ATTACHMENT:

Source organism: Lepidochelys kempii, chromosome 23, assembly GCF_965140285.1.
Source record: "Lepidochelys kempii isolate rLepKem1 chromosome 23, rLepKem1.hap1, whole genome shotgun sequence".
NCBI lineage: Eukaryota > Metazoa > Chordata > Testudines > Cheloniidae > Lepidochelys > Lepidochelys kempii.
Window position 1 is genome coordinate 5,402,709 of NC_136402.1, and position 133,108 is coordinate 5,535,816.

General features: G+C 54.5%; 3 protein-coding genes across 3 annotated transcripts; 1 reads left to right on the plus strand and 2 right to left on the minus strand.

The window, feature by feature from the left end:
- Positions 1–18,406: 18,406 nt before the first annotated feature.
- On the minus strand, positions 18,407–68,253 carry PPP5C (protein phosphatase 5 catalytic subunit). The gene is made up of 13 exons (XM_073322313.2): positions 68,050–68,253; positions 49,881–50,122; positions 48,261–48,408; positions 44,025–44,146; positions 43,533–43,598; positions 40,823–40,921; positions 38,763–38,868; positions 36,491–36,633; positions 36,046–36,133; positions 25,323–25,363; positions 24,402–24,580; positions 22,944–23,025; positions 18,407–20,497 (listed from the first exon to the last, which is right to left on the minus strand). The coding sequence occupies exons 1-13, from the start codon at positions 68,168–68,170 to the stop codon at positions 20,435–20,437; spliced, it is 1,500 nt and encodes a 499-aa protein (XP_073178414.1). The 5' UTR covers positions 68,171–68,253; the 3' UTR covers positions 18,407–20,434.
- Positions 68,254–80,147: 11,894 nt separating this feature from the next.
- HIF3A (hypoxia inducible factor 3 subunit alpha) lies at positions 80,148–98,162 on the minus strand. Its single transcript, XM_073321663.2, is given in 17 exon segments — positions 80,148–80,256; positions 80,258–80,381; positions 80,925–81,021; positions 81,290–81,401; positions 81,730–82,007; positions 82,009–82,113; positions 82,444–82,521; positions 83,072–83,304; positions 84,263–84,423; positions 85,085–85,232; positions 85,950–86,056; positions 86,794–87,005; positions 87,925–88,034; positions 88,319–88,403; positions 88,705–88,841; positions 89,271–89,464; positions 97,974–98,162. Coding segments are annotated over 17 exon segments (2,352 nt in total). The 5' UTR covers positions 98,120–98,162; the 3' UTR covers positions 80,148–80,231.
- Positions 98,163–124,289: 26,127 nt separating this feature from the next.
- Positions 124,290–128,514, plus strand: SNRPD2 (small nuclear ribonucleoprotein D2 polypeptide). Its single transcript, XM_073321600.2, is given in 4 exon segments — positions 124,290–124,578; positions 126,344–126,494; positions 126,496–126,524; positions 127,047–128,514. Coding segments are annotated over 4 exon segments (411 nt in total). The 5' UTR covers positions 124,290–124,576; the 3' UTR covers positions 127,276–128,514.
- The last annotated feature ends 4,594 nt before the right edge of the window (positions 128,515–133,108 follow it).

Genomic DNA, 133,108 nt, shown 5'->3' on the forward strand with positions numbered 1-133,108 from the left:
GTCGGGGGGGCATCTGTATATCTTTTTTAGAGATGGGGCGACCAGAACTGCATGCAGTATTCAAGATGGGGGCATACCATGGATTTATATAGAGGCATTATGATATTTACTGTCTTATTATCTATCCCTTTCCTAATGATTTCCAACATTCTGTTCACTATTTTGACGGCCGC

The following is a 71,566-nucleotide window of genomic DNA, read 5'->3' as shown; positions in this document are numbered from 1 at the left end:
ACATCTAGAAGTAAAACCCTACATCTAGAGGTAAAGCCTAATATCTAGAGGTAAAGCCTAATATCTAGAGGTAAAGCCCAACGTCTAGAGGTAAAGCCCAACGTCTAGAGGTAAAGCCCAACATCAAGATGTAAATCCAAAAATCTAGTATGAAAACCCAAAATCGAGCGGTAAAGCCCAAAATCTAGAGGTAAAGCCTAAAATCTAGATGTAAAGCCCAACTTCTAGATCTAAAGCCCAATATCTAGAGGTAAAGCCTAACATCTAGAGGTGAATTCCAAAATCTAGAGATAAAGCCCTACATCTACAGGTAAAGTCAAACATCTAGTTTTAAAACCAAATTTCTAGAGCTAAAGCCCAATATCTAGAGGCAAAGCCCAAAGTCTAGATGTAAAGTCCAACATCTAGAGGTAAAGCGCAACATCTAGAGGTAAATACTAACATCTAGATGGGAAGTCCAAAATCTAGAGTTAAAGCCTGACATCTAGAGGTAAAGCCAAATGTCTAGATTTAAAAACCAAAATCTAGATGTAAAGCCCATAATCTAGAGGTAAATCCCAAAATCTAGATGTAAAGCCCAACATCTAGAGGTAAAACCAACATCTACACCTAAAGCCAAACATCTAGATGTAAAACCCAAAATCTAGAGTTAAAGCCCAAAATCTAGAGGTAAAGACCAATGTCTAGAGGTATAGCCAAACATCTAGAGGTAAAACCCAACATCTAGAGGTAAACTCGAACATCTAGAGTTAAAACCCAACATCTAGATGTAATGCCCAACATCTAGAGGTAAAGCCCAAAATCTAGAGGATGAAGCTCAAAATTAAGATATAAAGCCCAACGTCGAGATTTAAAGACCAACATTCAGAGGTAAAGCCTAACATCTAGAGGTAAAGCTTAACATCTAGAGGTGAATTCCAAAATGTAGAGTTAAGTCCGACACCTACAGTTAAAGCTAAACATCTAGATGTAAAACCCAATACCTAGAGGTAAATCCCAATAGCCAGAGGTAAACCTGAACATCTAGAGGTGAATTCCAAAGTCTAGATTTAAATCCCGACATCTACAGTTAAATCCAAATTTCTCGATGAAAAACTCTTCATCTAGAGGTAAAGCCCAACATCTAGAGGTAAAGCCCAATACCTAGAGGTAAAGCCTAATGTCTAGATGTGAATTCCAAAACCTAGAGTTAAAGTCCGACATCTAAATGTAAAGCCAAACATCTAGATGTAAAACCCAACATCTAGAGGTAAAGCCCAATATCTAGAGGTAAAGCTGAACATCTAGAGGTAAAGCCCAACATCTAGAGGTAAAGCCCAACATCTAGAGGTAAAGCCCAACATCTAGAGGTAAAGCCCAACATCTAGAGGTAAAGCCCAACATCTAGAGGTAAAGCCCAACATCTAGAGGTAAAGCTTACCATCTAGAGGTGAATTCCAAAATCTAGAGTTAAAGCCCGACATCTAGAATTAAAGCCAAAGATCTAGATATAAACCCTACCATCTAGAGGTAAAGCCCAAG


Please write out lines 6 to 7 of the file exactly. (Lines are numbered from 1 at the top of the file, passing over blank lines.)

The window, feature by feature from the left end:
- Positions 1–18,406: 18,406 nt before the first annotated feature.